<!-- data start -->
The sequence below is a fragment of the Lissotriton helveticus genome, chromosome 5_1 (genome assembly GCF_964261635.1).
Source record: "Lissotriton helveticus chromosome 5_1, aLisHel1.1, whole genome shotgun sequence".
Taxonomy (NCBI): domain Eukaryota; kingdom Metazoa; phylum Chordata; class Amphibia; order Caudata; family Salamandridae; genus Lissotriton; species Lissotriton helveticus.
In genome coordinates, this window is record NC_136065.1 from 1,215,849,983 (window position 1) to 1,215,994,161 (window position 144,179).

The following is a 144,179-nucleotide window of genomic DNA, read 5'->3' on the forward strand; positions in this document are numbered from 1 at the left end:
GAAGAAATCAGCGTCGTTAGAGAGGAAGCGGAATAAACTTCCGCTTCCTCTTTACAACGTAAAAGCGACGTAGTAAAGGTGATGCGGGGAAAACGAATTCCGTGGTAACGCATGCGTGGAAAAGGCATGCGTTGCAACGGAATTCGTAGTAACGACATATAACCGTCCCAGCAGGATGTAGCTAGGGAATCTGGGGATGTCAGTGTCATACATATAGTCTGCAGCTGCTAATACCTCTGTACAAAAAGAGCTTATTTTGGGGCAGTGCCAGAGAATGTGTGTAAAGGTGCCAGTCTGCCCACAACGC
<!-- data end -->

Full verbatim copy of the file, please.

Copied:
The sequence below is a fragment of the Lissotriton helveticus genome, chromosome 5_1 (genome assembly GCF_964261635.1).
Source record: "Lissotriton helveticus chromosome 5_1, aLisHel1.1, whole genome shotgun sequence".
Taxonomy (NCBI): domain Eukaryota; kingdom Metazoa; phylum Chordata; class Amphibia; order Caudata; family Salamandridae; genus Lissotriton; species Lissotriton helveticus.
In genome coordinates, this window is record NC_136065.1 from 1,215,849,983 (window position 1) to 1,215,994,161 (window position 144,179).

The following is a 144,179-nucleotide window of genomic DNA, read 5'->3' on the forward strand; positions in this document are numbered from 1 at the left end:
GAAGAAATCAGCGTCGTTAGAGAGGAAGCGGAATAAACTTCCGCTTCCTCTTTACAACGTAAAAGCGACGTAGTAAAGGTGATGCGGGGAAAACGAATTCCGTGGTAACGCATGCGTGGAAAAGGCATGCGTTGCAACGGAATTCGTAGTAACGACATATAACCGTCCCAGCAGGATGTAGCTAGGGAATCTGGGGATGTCAGTGTCATACATATAGTCTGCAGCTGCTAATACCTCTGTACAAAAAGAGCTTATTTTGGGGCAGTGCCAGAGAATGTGTGTAAAGGTGCCAGTCTGCCCACAACGC